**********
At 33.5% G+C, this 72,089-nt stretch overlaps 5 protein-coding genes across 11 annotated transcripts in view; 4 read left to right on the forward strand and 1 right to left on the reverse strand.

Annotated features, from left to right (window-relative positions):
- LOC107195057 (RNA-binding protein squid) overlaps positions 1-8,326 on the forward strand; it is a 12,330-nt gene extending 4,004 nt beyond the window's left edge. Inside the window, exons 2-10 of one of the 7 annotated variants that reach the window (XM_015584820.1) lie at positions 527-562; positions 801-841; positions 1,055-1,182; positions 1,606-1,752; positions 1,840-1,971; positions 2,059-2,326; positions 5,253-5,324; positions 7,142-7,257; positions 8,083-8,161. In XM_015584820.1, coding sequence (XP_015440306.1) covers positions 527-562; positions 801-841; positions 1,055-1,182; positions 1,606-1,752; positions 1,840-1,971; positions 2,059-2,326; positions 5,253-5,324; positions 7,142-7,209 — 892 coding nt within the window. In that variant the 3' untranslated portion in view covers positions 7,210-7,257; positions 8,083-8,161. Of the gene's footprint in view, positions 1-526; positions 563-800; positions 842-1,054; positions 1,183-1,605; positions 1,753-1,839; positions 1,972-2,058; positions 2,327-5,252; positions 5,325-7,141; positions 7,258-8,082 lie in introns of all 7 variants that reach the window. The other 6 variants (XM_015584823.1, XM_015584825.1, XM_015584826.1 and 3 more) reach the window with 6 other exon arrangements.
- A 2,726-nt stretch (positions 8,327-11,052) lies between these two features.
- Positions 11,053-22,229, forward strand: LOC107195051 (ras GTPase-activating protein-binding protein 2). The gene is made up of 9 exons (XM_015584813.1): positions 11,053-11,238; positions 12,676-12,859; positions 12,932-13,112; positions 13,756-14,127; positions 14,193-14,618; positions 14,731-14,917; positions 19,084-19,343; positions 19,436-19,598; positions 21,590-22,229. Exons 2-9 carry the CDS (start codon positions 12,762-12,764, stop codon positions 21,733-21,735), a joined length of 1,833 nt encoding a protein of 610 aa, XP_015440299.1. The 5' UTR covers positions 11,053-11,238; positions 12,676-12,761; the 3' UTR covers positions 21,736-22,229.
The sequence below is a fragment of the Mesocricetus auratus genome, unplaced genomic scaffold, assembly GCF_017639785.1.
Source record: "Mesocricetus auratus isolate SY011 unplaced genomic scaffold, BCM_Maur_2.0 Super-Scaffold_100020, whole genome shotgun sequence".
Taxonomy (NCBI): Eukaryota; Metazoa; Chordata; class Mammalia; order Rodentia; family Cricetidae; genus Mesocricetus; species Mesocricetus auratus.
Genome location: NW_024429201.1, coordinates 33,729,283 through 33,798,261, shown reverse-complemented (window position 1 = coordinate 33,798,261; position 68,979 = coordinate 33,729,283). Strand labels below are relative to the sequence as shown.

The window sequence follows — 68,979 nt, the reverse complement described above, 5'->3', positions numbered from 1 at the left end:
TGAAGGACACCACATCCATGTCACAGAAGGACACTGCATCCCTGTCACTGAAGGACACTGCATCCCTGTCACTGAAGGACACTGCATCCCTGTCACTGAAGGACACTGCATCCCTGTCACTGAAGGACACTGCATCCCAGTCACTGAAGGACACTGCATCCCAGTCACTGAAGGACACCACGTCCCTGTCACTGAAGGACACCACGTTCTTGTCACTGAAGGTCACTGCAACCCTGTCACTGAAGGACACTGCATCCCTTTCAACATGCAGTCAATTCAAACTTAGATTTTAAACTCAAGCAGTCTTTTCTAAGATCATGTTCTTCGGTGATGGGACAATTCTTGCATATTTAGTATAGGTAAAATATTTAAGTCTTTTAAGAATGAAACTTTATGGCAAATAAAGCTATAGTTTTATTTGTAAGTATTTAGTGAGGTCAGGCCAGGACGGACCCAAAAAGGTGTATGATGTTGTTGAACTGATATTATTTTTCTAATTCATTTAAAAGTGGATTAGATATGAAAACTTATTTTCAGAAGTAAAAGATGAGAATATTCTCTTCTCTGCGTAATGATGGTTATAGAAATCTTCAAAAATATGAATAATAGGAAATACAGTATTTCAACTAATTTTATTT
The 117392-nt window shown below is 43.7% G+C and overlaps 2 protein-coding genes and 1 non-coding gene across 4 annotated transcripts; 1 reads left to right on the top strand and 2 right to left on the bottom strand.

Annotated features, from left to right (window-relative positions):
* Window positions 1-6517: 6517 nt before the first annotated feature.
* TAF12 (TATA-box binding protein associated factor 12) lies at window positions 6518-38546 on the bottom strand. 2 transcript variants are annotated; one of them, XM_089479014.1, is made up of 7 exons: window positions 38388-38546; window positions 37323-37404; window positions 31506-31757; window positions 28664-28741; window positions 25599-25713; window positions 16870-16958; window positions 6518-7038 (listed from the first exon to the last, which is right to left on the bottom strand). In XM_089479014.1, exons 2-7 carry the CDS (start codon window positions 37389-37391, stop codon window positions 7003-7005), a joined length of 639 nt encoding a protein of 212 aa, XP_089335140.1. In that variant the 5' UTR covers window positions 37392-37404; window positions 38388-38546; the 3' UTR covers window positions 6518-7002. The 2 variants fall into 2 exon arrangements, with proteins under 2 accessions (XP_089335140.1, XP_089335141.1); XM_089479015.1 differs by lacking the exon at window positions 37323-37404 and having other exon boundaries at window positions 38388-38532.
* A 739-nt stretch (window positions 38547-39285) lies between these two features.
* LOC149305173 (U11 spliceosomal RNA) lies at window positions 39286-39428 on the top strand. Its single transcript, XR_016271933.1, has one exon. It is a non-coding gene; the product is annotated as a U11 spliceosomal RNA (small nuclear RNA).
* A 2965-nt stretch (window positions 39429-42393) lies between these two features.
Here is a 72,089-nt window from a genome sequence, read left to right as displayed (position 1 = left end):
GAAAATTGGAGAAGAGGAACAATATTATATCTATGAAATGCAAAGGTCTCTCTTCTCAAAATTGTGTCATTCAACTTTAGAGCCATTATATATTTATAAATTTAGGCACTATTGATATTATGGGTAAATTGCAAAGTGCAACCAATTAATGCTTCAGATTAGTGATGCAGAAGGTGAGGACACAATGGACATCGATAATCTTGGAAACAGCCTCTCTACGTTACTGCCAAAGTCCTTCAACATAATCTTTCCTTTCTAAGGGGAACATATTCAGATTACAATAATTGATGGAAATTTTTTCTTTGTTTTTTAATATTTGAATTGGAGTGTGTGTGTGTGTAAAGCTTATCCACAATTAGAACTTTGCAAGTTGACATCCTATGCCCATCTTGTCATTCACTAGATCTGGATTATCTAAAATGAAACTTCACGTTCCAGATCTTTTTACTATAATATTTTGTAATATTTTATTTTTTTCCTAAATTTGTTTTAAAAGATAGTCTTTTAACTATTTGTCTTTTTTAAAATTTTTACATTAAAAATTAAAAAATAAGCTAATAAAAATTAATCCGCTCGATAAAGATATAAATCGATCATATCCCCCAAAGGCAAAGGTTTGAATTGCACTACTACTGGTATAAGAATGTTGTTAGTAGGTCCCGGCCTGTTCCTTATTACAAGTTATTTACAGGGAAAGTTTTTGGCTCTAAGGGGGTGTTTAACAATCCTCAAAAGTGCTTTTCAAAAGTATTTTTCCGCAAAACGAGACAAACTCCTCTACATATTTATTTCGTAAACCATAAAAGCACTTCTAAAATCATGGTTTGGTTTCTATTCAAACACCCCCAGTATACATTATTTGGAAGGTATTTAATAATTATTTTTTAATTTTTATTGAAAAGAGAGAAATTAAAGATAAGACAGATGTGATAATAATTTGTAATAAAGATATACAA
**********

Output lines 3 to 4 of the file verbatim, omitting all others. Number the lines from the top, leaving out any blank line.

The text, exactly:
- LOC107195057 (RNA-binding protein squid) overlaps positions 1-8,326 on the forward strand; it is a 12,330-nt gene extending 4,004 nt beyond the window's left edge. Inside the window, exons 2-10 of one of the 7 annotated variants that reach the window (XM_015584820.1) lie at positions 527-562; positions 801-841; positions 1,055-1,182; positions 1,606-1,752; positions 1,840-1,971; positions 2,059-2,326; positions 5,253-5,324; positions 7,142-7,257; positions 8,083-8,161. In XM_015584820.1, coding sequence (XP_015440306.1) covers positions 527-562; positions 801-841; positions 1,055-1,182; positions 1,606-1,752; positions 1,840-1,971; positions 2,059-2,326; positions 5,253-5,324; positions 7,142-7,209 — 892 coding nt within the window. In that variant the 3' untranslated portion in view covers positions 7,210-7,257; positions 8,083-8,161. Of the gene's footprint in view, positions 1-526; positions 563-800; positions 842-1,054; positions 1,183-1,605; positions 1,753-1,839; positions 1,972-2,058; positions 2,327-5,252; positions 5,325-7,141; positions 7,258-8,082 lie in introns of all 7 variants that reach the window. The other 6 variants (XM_015584823.1, XM_015584825.1, XM_015584826.1 and 3 more) reach the window with 6 other exon arrangements.
- A 2,726-nt stretch (positions 8,327-11,052) lies between these two features.